Working in close partnership with GSA, the courts, and the architect, AHC was involved at every step of the design process beginning with initial block and stack concepts, through the selection of the final design and completed construction documents. In addition to the annex, GSA oversaw the rehabilitation of the historic courthouse. Historic preservation stakeholders were included throughout the design process to ensure that historic properties were factored into project decision making.
A memorandum of agreement between consulting parties signed in 1996 outlined steps to mitigate the effects of new construction on the historic properties. Written and photographic documentation was completed for the Greyhound Bus Station, Figh-Pickett House, and Bartlett Building. To accommodate the construction of the courthouse annex, the Figh-Pickett House was relocated and became the headquarters of the MCHS, the Bartlett Building was demolished and newer additions to the Greyhound Bus Station were removed.
From the beginning of the project, public meetings garnered valuable community input to inform GSA’s decisions. The importance of the site impelled all parties to ensure that the lessons it offered about the unique history of Montgomery and about the civil rights movement, with its national and international significance, would be accessible to the widest possible audience and future generations.
As a result of the partnerships forged in the Section 106 process, GSA agreed to lease the bus station to AHC for a nominal fee with plans to turn it into a museum telling the story of the Freedom Rides. While the museum plans were being developed, GSA worked with AHC to maintain the bus station and had it listed in the National Register of Historic Places.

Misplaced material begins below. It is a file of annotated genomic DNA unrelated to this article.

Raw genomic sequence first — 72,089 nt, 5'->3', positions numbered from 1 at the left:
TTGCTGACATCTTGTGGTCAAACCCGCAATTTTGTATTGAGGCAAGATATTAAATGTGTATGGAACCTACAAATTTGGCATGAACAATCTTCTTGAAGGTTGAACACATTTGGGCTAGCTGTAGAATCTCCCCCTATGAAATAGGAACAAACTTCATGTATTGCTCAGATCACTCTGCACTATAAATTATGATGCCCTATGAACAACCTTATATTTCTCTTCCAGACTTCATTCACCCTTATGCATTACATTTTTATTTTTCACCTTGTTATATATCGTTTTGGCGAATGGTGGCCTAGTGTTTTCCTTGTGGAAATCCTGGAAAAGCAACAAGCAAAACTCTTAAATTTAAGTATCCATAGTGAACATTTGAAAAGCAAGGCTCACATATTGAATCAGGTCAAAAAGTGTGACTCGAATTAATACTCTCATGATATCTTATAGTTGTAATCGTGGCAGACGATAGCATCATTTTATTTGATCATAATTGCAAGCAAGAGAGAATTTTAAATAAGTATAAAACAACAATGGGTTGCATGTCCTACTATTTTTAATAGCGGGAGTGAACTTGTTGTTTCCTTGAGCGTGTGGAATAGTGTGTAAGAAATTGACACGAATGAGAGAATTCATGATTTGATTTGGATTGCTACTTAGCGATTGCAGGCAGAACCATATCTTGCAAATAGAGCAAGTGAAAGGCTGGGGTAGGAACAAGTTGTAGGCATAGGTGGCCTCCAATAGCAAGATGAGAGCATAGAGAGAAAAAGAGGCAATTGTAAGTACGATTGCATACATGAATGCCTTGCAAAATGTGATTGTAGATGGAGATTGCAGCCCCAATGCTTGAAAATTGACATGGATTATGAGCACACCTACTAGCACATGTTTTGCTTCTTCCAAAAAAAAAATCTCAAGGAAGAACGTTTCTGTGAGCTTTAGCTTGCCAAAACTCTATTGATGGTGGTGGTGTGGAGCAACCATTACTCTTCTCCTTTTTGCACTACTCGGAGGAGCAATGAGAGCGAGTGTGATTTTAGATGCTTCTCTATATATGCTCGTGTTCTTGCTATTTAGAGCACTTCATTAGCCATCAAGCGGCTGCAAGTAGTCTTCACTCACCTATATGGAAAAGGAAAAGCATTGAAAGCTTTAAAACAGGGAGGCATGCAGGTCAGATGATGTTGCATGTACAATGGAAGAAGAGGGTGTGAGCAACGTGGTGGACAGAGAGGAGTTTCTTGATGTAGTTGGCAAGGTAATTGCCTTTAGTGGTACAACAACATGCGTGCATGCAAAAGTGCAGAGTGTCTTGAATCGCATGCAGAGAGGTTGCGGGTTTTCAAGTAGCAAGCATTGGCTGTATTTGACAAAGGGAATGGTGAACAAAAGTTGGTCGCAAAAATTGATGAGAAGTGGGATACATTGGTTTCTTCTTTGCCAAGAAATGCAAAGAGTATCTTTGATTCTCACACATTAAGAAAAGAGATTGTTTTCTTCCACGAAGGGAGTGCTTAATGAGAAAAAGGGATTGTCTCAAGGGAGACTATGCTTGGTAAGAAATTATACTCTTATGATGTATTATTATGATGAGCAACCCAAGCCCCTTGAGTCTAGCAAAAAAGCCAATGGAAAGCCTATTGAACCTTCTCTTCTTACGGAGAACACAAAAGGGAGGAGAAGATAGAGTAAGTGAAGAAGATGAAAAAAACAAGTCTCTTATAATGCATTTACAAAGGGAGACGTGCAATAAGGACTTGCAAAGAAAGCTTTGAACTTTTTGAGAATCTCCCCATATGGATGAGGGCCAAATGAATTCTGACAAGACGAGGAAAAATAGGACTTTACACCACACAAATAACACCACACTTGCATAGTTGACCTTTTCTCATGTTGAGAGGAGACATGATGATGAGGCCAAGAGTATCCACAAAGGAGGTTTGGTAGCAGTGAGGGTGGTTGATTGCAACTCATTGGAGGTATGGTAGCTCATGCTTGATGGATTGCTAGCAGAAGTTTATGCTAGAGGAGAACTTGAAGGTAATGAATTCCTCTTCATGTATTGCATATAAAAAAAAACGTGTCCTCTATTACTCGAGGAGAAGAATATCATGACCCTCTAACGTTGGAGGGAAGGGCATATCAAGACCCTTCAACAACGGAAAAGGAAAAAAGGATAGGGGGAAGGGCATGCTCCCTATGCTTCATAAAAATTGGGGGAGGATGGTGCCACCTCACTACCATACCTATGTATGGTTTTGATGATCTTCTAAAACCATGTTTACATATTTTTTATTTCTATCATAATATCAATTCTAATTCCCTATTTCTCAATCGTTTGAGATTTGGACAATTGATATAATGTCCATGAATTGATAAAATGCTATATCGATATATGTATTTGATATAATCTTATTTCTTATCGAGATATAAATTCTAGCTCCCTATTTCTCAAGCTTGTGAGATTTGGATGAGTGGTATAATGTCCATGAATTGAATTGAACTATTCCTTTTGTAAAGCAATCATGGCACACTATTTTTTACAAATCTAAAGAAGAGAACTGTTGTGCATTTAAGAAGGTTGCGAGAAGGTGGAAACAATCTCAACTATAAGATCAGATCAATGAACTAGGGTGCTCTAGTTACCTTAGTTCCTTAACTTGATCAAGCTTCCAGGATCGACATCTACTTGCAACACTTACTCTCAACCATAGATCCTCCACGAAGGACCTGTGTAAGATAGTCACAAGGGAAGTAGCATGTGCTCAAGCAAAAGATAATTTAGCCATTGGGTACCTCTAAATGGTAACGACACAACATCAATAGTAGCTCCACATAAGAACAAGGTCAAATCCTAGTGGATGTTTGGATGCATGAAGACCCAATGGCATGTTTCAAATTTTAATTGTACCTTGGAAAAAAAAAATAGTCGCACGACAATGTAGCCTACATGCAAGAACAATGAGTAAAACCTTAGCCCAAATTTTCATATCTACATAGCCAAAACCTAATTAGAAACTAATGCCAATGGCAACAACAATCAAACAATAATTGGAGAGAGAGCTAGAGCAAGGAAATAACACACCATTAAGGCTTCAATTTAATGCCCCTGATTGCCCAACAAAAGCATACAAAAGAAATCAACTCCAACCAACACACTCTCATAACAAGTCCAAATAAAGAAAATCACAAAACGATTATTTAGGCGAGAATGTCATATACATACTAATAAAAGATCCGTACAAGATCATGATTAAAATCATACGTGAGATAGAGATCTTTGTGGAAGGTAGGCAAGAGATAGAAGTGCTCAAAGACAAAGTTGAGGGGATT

Last spring all of these efforts coalesced in a spectacular preservation success. On May 20, 2011, the 50th anniversary of
the 1961 Freedom Rides, AHC opened the Freedom Rides Museum in the historic Greyhound Bus Station. The opening included comments by Freedom Riders led by Congressman John Lewis. U.S. District Court Judge Myron Thompson delivered the keynote.
After the opening ceremonies, the court dedicated the Frank M. Johnson, Jr., Collection, an exhibit honoring Johnson’s life and career in a conference room near his courtroom. A program in the courtroom recounted Johnson’s legacy and the Freedom Rides cases over which he presided. A private lunch between Freedom Riders and former Governor John Patterson, who, in referring to the Freedom Riders in 1961, famously announced that he could not ”guarantee the safety of fools,” was held in Judge Johnson’s former chambers and was followed by a press conference in his restored courtroom.
In the fall of 2012, GSA and its partners, AHC, the courts, and GAC, were honored to learn that their collaborative efforts would be nationally recognized by the presentation of the National Trust/Advisory Council Award for Federal Partnerships in Historic Preservation at the Trust’s annual meeting in Spokane. Following this, in early December, the award was brought to Montgomery where the local community turned out to celebrate the efforts of all involved at a ceremony in the historic courtroom where Judge Johnson once presided.
For more than 20 years Audrey Entorf has served as the Regional Historic Preservation and Fine Arts Officer for the U.S. General Services Administration’s Southeast Sunbelt Region based in Atlanta, Ga.